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Social enterprise blurs the lines between business and nonprofits

Matt Spence

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Johns Hopkins All Children’s Hospital has very little in common with the Police Athletic League, with one exception. They’re both nonprofits. The nonprofit world is as diverse as it is important. Everything from one-person passion projects to billion dollar educational and medical institutions are eligible to receive an IRS tax-exempt organization ruling.

Nonprofits are a huge and growing portion of our economy. In Pinellas County alone, more than 4,000 nonprofits employ nearly 30,000 people. Critical services such as crisis counseling, foster care, emergency shelter, indigent health services and much more flow through this infrastructure.  

The need is great. The structure is in place to meet the need. And yet, we still have hungry, hurting and homeless people in our community.

The nonprofit industry needs disruption – and disruption is here. Its name is social enterprise – market strategies applied to social problems for the betterment of all.

The field of social enterprise and its applications have evolved rapidly in recent times. For the first 100 years, Girl Scout cookies and Goodwill stores provided the archetype. Now, increasingly, lines between traditional business, government and nonprofit sectors are blurring.  Today, social enterprises sell shoes, sandwiches, and services to provide jobs, shelter, clean water and much more.  

Well Built bikes in Tampa.

Here in Tampa Bay, we have social enterprises that will shred your documents, sell you a bicycle, feed you dessert and even provide veterinary services to your favorite furry friend. Each of these unique businesses is aligned to the mission of its sponsoring nonprofit, and provides an expanded platform for the organization to reach a larger number of those in need of its services.

Given its many potential forms and structures, defining social enterprise can be a challenge. The best working definition comes to us from the Social Enterprise Alliance:

“Organizations or projects that address a basic unmet need or solve a social problem through a market-driven approach.”

To solve community challenges rather than simply keeping them at bay, the community of problem solvers need sufficient resources. Program funding needs are consistent, and resources must be uninterrupted and unrestricted, so that organizations can make long-term investments in systems, human capital, and operations.

Philanthropic or government funds, by contrast, tend to fluctuate. As a result, nonprofit leaders may find themselves faced with the counterproductive choice of fighting symptoms – in order to demonstrate short term outcomes – over fighting causes and creating long term impact.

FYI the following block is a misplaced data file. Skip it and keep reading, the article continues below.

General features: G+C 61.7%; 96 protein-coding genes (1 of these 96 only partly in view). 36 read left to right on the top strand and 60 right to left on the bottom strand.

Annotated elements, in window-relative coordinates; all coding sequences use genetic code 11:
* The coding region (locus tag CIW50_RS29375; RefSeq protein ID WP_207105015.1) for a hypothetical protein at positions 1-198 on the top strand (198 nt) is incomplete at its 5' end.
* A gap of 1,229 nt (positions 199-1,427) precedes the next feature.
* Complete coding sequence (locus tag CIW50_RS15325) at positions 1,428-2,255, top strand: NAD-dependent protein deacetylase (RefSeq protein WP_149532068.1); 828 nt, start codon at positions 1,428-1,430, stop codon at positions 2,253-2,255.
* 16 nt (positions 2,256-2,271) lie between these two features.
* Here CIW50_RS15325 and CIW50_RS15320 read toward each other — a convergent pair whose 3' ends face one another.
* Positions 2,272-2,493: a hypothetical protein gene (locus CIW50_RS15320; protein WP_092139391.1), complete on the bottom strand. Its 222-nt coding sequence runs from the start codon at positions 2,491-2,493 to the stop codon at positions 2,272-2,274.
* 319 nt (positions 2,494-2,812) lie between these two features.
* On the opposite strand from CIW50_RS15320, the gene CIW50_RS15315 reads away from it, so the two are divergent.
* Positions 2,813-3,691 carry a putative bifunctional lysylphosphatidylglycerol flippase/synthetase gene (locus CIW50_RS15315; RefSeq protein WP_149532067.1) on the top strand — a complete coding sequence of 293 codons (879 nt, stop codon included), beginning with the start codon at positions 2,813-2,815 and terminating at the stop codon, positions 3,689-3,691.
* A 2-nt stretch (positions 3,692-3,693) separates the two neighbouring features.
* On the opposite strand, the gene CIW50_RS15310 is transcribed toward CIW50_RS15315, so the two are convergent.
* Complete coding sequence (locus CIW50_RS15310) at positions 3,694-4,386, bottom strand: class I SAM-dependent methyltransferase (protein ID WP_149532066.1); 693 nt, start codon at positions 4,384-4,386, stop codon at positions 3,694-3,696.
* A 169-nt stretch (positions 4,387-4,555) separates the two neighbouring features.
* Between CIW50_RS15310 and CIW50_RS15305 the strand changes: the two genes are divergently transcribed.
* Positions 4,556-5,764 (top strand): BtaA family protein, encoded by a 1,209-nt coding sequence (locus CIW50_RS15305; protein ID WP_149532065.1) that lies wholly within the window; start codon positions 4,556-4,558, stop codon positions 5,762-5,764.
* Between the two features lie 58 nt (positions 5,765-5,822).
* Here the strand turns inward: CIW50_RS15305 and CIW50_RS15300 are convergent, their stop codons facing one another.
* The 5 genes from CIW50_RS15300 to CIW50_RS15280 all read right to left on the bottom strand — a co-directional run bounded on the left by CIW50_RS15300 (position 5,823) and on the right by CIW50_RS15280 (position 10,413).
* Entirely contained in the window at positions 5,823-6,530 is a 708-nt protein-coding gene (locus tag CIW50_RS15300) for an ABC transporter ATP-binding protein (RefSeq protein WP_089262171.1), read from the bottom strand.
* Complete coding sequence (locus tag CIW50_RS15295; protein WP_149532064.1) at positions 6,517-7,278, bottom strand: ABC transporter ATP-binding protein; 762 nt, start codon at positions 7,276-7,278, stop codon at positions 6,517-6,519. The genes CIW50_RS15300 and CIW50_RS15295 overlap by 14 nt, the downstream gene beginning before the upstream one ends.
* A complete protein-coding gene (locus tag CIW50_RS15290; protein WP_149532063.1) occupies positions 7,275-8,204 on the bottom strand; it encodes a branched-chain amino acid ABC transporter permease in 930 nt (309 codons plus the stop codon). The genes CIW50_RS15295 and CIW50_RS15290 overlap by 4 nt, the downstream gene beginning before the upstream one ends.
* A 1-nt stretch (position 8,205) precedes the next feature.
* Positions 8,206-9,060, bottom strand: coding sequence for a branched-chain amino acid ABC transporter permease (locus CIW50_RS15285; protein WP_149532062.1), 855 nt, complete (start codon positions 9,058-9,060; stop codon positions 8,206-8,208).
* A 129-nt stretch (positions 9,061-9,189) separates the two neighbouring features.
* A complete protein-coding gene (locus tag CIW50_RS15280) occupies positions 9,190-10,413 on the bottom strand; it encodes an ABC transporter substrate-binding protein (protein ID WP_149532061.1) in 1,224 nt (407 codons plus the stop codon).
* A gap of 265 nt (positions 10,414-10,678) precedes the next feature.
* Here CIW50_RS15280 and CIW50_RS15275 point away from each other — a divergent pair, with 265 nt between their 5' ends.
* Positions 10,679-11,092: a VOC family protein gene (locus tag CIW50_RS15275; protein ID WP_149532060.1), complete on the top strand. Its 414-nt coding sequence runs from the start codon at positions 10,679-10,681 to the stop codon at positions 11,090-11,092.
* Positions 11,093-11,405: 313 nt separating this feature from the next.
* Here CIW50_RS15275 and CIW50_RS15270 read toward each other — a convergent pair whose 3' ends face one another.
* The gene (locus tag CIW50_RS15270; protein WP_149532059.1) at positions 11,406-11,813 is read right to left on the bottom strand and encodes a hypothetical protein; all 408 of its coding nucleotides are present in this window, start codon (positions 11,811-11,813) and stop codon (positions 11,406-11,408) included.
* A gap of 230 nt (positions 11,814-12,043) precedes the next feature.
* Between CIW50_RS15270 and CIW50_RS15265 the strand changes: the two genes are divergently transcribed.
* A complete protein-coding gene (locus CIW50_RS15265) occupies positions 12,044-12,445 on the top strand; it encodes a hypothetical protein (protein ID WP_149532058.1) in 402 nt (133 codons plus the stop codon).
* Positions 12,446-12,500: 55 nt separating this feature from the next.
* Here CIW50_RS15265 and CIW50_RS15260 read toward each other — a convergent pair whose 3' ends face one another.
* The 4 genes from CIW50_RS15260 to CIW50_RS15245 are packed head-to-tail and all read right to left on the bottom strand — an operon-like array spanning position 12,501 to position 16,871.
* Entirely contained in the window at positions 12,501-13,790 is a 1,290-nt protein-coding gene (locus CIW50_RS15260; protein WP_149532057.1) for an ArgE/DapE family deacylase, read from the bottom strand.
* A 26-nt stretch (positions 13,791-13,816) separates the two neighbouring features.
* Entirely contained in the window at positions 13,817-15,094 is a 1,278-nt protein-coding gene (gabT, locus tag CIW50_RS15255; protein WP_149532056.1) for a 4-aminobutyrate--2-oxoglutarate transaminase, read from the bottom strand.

Funding a nonprofit can and should be a three-legged stool: Government grants and contracts, philanthropy and charitable support, and earned income must all be present for a stable base.

Each nonprofit, from Johns Hopkins to the Police Athletic League, has a unique mix of support. If a nonprofit is not taking advantage of market opportunities, it is missing out on critical resources that can and should be applied to its mission. It is the responsibility of organizational leaders – particularly trustees and board members – to think strategically about the long-term viability of an organization. Social enterprise must be in the conversation.

What should exempt organization leaders and board members be asking themselves? Or, asked another way, how can an organization test its readiness to embark on a social enterprise?

  • Is there a problem our organization is facing that can be addressed through market strategies – and is there a gap in the market that provides an opportunity for our organization?
  • Do we have an internal champion to lead the effort? Do we have support from the board and executive staff necessary to embark on the project?
  • Do we have (or can we obtain) the expertise to build a product or service to meet this need? Is our product/service high enough quality to compete on the open market?
  • Is our organization strong enough to undertake this project? Do we have the startup capital and cash flow flexibility necessary to operate a fledgling business?
  • What resources will we deploy to support the project, and how will we define success, both in social and financial return on investment?

These questions are only the beginning. Fortunately, resources abound, from traditional small business development information to social enterprise specific support. The Girl Scouts have a 100-year head start on the cookie business (and $4.6 billion in revenue last year from it).

What is your favorite nonprofit’s market strategy?

Matt Spence is Vice President, Community Impact of the Community Foundation of Tampa Bay.

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